Next, we saw the room where they process skeletons once they come in from the field if they still have soft tissues attached and such. This looks like an autopsy room, like the ones you see on television. There are large kettles for boiling bones, a long sink for cleaning bones, and a table with a light for examination. There were two ladies in protective gear at the sink meticulously cleaning bones from a skeleton that was lying on the table. The bones were brown and discolored, probably from being outside and exposed to the elements. They used copious amounts of Dawn, which makes sense to me seeing as how it’s great at breaking up organic substances. Dawn Dish Soap…it washes your dishes, saves wildlife, and scours your bones clean!

Around the corner was where the bones go after they’ve dried. There were about 5 plastic trays on a counter that held all the bones from a skeleton. I noticed right away that the left femur and tibia had knee replacement hardware. That was pretty cool to see. I asked the guide and she confirmed that they often see knee and hip replacements among their donated bodies as they tend to be from elderly white males. It’s also common to come across screws and plates. She said sometimes dentition (teeth) are missing because the individual had dentures. My mom had her knee replaced about ten years ago and I thought it was cool to see what her implants might look like.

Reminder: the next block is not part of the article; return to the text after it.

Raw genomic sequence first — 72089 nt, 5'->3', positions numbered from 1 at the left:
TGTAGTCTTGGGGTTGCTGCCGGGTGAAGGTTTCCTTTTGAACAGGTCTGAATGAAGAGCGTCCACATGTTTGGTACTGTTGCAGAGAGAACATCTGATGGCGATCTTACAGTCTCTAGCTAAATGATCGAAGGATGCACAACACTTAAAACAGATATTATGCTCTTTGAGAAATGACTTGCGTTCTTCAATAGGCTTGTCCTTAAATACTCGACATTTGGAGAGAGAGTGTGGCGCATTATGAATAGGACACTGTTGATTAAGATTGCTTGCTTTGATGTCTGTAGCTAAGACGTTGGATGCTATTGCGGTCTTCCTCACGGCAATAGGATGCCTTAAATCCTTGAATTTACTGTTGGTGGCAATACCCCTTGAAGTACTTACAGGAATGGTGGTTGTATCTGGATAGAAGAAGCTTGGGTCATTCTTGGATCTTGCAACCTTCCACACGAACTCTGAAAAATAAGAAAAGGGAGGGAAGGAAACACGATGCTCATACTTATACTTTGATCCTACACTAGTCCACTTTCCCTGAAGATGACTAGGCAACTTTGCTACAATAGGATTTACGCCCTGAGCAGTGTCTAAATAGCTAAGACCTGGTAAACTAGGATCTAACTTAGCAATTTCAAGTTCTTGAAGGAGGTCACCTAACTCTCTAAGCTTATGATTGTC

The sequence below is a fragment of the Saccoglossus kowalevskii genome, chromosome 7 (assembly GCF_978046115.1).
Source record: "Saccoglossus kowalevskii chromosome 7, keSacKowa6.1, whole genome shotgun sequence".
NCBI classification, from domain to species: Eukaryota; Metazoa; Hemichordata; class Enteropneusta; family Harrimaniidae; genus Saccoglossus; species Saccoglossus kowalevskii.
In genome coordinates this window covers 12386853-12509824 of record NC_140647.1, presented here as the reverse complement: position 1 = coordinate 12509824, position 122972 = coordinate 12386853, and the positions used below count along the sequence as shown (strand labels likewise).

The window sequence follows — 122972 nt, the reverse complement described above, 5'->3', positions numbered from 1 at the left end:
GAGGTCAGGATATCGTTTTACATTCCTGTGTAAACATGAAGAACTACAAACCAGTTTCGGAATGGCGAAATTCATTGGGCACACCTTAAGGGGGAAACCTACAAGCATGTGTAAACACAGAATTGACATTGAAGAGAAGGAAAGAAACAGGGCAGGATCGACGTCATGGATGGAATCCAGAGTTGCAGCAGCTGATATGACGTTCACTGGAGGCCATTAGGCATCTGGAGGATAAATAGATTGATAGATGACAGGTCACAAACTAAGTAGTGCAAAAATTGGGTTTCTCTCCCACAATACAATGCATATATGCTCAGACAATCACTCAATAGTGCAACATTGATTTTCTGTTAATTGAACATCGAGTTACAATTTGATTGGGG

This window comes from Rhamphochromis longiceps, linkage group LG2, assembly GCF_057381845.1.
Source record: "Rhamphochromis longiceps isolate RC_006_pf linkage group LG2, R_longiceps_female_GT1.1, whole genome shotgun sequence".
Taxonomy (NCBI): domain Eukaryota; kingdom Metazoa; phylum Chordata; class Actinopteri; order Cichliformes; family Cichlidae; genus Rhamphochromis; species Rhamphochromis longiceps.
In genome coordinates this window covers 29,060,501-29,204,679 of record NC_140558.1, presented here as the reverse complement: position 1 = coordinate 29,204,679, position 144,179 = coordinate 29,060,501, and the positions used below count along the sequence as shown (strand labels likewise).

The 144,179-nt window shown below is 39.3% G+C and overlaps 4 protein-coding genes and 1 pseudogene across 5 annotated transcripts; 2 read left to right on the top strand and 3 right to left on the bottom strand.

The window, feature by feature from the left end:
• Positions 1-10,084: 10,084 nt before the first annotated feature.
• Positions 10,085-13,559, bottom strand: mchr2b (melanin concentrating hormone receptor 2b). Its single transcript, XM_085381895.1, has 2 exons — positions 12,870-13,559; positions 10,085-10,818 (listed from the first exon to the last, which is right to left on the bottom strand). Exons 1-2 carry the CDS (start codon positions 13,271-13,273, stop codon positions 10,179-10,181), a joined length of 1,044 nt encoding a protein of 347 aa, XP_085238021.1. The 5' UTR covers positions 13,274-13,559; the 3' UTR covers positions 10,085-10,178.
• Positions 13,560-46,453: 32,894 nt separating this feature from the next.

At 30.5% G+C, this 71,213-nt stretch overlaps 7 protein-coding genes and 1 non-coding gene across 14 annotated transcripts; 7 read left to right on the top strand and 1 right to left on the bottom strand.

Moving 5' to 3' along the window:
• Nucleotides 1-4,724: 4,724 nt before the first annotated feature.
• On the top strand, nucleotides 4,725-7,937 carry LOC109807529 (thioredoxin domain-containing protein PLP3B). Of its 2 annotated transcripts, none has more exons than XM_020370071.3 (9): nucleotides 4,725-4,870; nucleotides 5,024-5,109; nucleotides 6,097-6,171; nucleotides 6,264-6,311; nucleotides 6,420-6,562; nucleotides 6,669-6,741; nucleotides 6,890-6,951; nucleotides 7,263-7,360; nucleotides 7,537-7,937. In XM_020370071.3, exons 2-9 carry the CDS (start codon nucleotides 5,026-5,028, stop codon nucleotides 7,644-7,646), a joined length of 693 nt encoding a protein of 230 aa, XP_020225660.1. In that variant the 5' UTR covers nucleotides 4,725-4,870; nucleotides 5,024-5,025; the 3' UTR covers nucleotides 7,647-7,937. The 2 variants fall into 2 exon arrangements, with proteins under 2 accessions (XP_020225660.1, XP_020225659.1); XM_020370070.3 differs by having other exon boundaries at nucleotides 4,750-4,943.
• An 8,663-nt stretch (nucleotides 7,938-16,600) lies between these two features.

Next to that room is their storage facilities. They only store the individuals for OpID there. The processed donor skeletons are curated in a separate facility for further research. There are tubs that store personal effects from the OpID bodies. If an individual is identified, then they lose their unique number, the tag is replaced with their name, and their box is moved to a separate shelf to await repatriation to their families.

There were so many boxes. This is what has me feeling weird, sad, and a little angry. I know illegal immigration is a huge problem. All politics aside, we are talking about human beings who are so desperate from poor conditions in their own country that they are willing to travel hundreds or thousands of miles risking everything so they can survive. Staring at those shelves upon shelves of boxes, I found myself wondering how many of those individuals ever imagined that they wouldn’t survive the journey and wind up as nothing but an unidentified skeleton in a cardboard box in a lab. I’ll bet none of them did.